Backed by advocates and fellow legislators, Albany County Legislator Bryan Clenahan speaks at a press conference in advance of the legislative meeting at which Local Law E for 2018 was overwhlemingly passed // Photos provided
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ALBANY COUNTY—The Albany County Legislature voted on Monday, July 9, to prohibit the use of “conversion therapy,” the practice of using modification therapy to attempt to influence an individual’s sexual orientation, on minors.
The legislation, Local Law E for 2018, prohibits anyone from offering or providing “conversion therapy” services—regardless of whether they are spiritual or psychological—to anyone under the age of 18 in Albany County.
“Passing this Local Law sends an important message to LGBTQ youth in Albany County,” said Bryan Clenahan, the Guilderland Democrat who introduced the legislation. “You are valued for who you are, no matter how you identify or who you choose to love, and so-called therapies that teach otherwise are abusive and have no place here.”
According to the American Academy of Child and Adolescent Psychiatry, there is “no evidence to support the application of any ‘therapeutic intervention’ operating under the premise that a specific sexual orientation, gender identity, and/or gender expression is pathological. Furthermore, based on the scientific evidence, the AACAP asserts that such ‘conversion therapies’ (or other interventions imposed with the intent of promoting a particular sexual orientation and/or gender as a preferred outcome) lack scientific credibility and clinical utility. Additionally, there is evidence that such interventions are harmful.”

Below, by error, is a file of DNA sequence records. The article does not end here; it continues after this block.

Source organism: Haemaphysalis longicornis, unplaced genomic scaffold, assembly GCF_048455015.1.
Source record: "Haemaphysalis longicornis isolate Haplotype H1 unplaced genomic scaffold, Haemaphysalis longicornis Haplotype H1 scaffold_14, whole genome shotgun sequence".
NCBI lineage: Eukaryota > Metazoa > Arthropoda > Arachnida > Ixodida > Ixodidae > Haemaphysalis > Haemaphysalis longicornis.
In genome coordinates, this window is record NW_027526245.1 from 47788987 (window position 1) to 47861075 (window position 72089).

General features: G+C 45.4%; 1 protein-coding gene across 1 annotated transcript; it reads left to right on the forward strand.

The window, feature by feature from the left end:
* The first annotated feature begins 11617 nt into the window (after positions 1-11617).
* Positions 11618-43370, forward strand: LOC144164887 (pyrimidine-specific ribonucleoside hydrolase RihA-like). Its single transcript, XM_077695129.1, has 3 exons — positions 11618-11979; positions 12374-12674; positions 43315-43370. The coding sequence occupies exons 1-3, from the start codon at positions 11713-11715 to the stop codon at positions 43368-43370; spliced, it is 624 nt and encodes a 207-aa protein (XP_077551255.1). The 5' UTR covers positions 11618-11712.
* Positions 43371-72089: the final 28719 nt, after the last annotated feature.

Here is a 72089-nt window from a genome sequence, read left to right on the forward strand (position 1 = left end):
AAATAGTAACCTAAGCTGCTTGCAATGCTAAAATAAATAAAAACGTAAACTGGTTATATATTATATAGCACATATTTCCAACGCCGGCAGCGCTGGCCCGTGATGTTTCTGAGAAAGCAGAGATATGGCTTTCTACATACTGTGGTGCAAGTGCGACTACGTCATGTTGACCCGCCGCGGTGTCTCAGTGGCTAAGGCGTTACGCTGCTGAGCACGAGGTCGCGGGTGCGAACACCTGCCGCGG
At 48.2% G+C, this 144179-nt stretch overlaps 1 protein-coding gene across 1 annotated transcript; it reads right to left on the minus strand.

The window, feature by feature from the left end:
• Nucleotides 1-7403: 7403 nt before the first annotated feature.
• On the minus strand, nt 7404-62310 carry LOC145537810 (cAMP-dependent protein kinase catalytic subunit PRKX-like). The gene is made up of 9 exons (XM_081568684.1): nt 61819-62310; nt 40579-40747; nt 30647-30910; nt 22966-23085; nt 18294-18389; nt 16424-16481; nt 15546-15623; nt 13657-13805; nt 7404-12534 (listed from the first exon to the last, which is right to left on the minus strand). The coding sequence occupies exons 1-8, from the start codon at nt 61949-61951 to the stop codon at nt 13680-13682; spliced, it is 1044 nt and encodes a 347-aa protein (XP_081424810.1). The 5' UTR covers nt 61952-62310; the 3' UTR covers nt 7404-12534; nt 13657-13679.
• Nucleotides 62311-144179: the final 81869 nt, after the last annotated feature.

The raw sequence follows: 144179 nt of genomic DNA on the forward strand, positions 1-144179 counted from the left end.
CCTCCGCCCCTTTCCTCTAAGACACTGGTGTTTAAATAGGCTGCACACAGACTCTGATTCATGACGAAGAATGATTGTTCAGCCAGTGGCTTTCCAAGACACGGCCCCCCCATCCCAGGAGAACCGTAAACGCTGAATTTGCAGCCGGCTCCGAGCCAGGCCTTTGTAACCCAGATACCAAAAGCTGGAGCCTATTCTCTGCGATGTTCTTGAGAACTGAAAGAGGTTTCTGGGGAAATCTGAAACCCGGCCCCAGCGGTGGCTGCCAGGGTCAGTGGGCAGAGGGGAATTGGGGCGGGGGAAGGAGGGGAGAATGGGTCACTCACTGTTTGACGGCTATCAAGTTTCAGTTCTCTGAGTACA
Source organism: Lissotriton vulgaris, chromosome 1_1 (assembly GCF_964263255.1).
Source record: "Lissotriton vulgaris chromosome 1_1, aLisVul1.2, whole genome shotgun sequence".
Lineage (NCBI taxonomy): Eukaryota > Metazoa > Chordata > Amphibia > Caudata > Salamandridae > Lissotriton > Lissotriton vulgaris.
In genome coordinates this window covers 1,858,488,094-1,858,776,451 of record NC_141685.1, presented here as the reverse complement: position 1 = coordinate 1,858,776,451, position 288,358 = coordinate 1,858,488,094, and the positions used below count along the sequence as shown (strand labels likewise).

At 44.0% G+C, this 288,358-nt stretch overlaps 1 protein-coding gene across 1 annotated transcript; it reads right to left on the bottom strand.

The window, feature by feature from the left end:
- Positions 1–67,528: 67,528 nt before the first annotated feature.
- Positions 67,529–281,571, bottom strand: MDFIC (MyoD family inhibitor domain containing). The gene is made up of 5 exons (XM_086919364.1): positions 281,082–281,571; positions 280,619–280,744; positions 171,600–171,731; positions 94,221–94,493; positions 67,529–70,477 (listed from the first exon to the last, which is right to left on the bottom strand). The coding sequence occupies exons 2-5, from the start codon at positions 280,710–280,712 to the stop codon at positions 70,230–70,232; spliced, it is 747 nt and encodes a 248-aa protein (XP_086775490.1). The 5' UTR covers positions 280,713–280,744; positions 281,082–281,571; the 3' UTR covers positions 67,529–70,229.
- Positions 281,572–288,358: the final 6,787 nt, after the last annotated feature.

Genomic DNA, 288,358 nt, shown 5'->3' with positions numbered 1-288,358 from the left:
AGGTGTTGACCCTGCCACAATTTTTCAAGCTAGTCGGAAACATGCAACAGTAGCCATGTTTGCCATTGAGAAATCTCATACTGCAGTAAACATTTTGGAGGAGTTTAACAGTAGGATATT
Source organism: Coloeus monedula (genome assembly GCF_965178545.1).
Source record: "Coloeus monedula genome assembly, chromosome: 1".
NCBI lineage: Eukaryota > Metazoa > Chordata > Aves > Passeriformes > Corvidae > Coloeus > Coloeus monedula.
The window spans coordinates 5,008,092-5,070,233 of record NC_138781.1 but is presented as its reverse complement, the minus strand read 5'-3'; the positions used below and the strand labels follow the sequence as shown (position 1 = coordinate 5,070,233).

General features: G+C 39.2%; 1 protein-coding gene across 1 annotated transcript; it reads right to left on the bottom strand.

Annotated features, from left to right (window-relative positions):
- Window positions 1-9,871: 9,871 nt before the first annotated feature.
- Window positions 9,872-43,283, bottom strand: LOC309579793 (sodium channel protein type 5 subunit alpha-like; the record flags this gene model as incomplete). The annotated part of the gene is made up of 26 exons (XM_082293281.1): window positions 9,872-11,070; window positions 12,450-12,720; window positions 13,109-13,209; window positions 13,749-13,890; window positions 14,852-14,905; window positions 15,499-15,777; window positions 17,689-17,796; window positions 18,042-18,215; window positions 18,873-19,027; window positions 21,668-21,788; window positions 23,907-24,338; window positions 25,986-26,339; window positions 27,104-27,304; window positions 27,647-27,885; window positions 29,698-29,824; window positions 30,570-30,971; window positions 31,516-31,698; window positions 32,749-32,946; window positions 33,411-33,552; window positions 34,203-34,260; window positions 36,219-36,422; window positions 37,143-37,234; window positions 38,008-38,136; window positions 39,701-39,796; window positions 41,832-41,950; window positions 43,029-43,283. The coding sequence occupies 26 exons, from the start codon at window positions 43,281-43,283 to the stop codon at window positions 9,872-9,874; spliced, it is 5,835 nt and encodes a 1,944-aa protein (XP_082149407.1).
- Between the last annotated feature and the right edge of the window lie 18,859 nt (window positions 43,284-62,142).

The American Psychological Association, the American Psychiatric Association and the American Medical Association have also denounced the practice as ineffective and potentially harmful. Local Law E states that shame, rejection and psychological abuse are often employed in the attempt to influence the sexual orientation or gender identity of those undergoing “conversion therapy.”
All but two legislators voted in favor of the law. Brian Hogan (R-Latham) was absent and Ralph Signoracci (D-Cohoes) voted against it.
“I applaud the sponsor and all those who voted for it,” said Signoracci. “And I’m certainly not in favor of those kinds of practices. But it’s something I think should be done on a state level.” He said that one could simply cross the county line, adding that he also feels that issues such as paid sick leave should be done statewide and do not fall under the county’s purview.
In 2016, New York state banned insurers from covering the practice and prohibited mental health facilities from subjecting minors to it. In a statement, Gov. Andrew Cuomo called “conversion therapy,” “a hateful and fundamentally flawed practice that is counter to everything this state stands for. . . We will not allow the misguided and the intolerant to punish LGBT young people for simply being who they are.”
Correction: An earlier version of this story incorrectly identified Dan Hogan as the absent member. It was, in fact, Brian Hogan who was absent for the vote. Dan Hogan is a staff member and does not vote on legislation.